We have to choose again

By Amanda of Belgium

The thin legs on shiny heels and a shocking pink hat comes waltzing out with “I voted DP and I’m not ashamed of it! And who did you vote for, Dearie?” Hearing my answer, she says it is good, because they form a coalition. The security guard at the embassy has to take a photo of us immediately and then she is on her way back to Antwerp. I cross the street. South Africa has chosen (in the elections) and now it is our turn in Belgium.

The board stood alone at the entrance to our town for a long time. She is probably desperate for votes the man said and we laughed about the strange election poster – a poster in the form of a heart with a smiling blonde girl on it. Other posters were added later:, green ones, yellow ones, blue ones, red ones with exquisitely coloured-in and groomed candidates who try to portray energy, wisdom or calmness. Everyone competes for the most visible place next to the road, enticing you with clever slogans. It makes me think of our Bella-dog who, when it is dinnertime, tries to lure us and bribe us with a wagging tale and a turning body towards the kitchen and the dog bowl. 

Then my tooth’s filling falls out. To do my bit for the ever-warming earth, I walk the two kilometres to the dentist, thinking about the spijbelende school children. For the 18th time they bunk school on a Thursday – a mass of hundreds and sometimes thousands of protesting children with flags, banners and creative slogans, because the politicians do not respond with alacrity to the earth’s abuse. Sometimes I have to wonder about all the cellphones that are used to organise everything and those who hang out in the clothes shops on Wednesday afternoons and leave with large shopping bags.

Then the hundreds of trans-migrants (who do not want to live here because they think that England would look better after them) make the townfathers feel hot under the collar. The bus drivers do not want to stop at the station, because they are being attacked, as well as the travelers. This plate of hard cookies is being handed from one person to the next and everyone looks away — not nice cookies. And then all of a sudden everything is cleaned up over night: all the trans-migrants find accommodation in old hotels and the townfathers and “politics” smile broadly. They probably did not have time to organise it earlier, or the hotels were just not empty yet.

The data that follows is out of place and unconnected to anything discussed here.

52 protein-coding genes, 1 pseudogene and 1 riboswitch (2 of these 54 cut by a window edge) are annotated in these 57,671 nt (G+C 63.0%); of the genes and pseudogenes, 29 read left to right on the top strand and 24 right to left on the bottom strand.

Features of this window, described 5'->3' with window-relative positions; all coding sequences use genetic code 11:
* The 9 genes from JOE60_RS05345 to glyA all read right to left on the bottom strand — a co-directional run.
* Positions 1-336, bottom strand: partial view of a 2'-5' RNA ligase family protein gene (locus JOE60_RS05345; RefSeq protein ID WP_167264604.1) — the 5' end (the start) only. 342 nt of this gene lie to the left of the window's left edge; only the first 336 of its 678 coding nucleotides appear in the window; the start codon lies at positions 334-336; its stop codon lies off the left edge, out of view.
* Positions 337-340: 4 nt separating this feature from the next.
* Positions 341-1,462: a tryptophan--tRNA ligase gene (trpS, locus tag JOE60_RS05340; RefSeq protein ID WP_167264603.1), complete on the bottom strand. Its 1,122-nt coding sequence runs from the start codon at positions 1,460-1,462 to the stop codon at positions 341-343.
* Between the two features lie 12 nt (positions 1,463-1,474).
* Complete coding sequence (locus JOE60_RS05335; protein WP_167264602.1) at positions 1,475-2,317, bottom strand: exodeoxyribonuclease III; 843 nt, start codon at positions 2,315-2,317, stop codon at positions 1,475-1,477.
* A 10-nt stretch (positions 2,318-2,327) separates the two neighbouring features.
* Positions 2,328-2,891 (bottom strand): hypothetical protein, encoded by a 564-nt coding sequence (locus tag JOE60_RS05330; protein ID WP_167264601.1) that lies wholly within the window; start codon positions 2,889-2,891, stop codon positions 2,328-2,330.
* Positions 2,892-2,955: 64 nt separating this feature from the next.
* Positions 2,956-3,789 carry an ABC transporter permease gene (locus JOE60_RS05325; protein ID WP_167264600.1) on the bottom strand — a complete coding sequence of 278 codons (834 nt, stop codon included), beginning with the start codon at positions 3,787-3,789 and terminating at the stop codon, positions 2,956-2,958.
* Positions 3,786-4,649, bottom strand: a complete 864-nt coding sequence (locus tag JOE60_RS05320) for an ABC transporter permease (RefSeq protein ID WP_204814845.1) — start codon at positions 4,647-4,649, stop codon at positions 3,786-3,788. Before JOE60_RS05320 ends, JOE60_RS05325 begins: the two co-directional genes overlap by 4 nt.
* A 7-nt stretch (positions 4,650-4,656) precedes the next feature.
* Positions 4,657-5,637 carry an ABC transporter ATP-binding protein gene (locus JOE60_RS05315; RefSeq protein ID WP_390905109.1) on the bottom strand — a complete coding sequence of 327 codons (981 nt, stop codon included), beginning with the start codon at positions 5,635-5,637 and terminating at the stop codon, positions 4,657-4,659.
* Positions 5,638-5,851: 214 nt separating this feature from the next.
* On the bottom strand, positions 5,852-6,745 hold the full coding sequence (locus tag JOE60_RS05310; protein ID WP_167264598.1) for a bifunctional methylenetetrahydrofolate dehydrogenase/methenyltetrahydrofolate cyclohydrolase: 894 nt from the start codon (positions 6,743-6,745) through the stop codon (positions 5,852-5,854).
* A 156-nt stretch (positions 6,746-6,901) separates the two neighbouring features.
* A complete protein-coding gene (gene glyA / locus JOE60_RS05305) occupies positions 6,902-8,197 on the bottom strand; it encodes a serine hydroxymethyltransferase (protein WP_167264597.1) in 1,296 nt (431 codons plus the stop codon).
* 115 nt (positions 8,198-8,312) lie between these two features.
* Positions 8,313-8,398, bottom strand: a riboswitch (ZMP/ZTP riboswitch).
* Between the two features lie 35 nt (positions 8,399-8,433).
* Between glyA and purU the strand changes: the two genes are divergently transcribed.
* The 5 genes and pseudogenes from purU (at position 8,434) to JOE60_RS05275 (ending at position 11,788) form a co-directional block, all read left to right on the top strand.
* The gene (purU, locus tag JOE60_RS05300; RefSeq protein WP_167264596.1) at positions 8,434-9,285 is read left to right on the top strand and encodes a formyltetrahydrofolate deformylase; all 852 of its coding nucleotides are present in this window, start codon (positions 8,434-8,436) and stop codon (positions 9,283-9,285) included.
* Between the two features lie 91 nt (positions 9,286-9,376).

The radio talks politics and the television is conducting interviews. It is not only the trans-migrants that become aggressive. When the conversation topics become complicated, people will, with nastiness and criticism, fire from the hip on any man and these days, many women as well.. And we have a strict ban on weapons!

Meanwhile my tongue is still visiting the hole in my tooth. I walk past the heart-blonde, who is not alone anymore. My eye catches something shiny. And I walk back. Truly, a mirror in the shape of a heart and a small flickering light below ‘een hart voor iedereen.’ Gwenny has a heart for me, for the trans-migrant out of Syria, for the old lady who cannot afford the old age home, for Mr Google who supplies work and therefore does not have to pay a lot of tax, for Teacher who does her best to teach the rainbow class to read and write in Flemish, and for Farmer on his land for whom the rain came too late.

I wink at the Gwenny-heart as I walk the two kilometres back home – tooth repaired.

On her website I read about this positive woman who really cares about people and their problems, because life is short. Someone who listens, smiles and encourages people. Her motto is to build together, to make life better for everyone, irrespective of background. Because to live from the heart and do good let people smile.

Gwenny with her heart policy on a heart board makes me smile and I also want to do good to others so that they can smile. Maybe we need more of this in our harsh world. I hope she becomes president.

Originally published in My Child and I, Summer 2019

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